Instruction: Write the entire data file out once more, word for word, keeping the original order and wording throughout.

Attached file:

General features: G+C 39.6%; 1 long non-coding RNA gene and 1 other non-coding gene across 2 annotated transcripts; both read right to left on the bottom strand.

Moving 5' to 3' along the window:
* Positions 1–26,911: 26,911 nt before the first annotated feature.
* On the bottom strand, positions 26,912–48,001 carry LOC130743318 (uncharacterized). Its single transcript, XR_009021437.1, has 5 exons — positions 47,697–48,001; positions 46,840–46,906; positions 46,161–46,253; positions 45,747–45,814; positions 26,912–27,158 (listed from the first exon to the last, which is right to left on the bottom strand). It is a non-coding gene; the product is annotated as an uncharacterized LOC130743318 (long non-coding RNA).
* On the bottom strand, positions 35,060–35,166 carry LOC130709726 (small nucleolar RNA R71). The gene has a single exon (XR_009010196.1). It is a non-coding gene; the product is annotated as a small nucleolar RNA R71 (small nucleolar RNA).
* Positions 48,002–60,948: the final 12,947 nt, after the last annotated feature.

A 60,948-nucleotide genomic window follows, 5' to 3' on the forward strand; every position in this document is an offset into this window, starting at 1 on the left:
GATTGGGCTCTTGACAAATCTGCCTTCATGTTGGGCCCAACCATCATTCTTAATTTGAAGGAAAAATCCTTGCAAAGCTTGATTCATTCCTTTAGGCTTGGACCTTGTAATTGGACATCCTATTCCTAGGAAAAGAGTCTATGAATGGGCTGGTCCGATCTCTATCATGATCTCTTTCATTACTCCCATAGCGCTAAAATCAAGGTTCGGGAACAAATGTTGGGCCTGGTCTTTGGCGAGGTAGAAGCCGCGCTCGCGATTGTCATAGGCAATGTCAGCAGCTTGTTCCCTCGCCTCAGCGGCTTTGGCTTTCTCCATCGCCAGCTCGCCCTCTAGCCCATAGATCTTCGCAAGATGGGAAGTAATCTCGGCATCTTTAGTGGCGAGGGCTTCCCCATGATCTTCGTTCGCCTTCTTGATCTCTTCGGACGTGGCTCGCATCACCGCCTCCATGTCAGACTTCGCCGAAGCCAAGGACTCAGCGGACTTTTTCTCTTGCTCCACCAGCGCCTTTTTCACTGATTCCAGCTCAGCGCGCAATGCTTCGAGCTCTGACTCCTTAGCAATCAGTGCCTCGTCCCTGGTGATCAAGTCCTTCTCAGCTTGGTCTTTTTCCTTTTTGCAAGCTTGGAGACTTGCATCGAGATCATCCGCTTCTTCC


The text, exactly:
General features: G+C 39.6%; 1 long non-coding RNA gene and 1 other non-coding gene across 2 annotated transcripts; both read right to left on the bottom strand.

Moving 5' to 3' along the window:
* Positions 1–26,911: 26,911 nt before the first annotated feature.
* On the bottom strand, positions 26,912–48,001 carry LOC130743318 (uncharacterized). Its single transcript, XR_009021437.1, has 5 exons — positions 47,697–48,001; positions 46,840–46,906; positions 46,161–46,253; positions 45,747–45,814; positions 26,912–27,158 (listed from the first exon to the last, which is right to left on the bottom strand). It is a non-coding gene; the product is annotated as an uncharacterized LOC130743318 (long non-coding RNA).
* On the bottom strand, positions 35,060–35,166 carry LOC130709726 (small nucleolar RNA R71). The gene has a single exon (XR_009010196.1). It is a non-coding gene; the product is annotated as a small nucleolar RNA R71 (small nucleolar RNA).
* Positions 48,002–60,948: the final 12,947 nt, after the last annotated feature.

A 60,948-nucleotide genomic window follows, 5' to 3' on the forward strand; every position in this document is an offset into this window, starting at 1 on the left:
GATTGGGCTCTTGACAAATCTGCCTTCATGTTGGGCCCAACCATCATTCTTAATTTGAAGGAAAAATCCTTGCAAAGCTTGATTCATTCCTTTAGGCTTGGACCTTGTAATTGGACATCCTATTCCTAGGAAAAGAGTCTATGAATGGGCTGGTCCGATCTCTATCATGATCTCTTTCATTACTCCCATAGCGCTAAAATCAAGGTTCGGGAACAAATGTTGGGCCTGGTCTTTGGCGAGGTAGAAGCCGCGCTCGCGATTGTCATAGGCAATGTCAGCAGCTTGTTCCCTCGCCTCAGCGGCTTTGGCTTTCTCCATCGCCAGCTCGCCCTCTAGCCCATAGATCTTCGCAAGATGGGAAGTAATCTCGGCATCTTTAGTGGCGAGGGCTTCCCCATGATCTTCGTTCGCCTTCTTGATCTCTTCGGACGTGGCTCGCATCACCGCCTCCATGTCAGACTTCGCCGAAGCCAAGGACTCAGCGGACTTTTTCTCTTGCTCCACCAGCGCCTTTTTCACTGATTCCAGCTCAGCGCGCAATGCTTCGAGCTCTGACTCCTTAGCAATCAGTGCCTCGTCCCTGGTGATCAAGTCCTTCTCAGCTTGGTCTTTTTCCTTTTTGCAAGCTTGGAGACTTGCATCGAGATCATCCGCTTCTTCC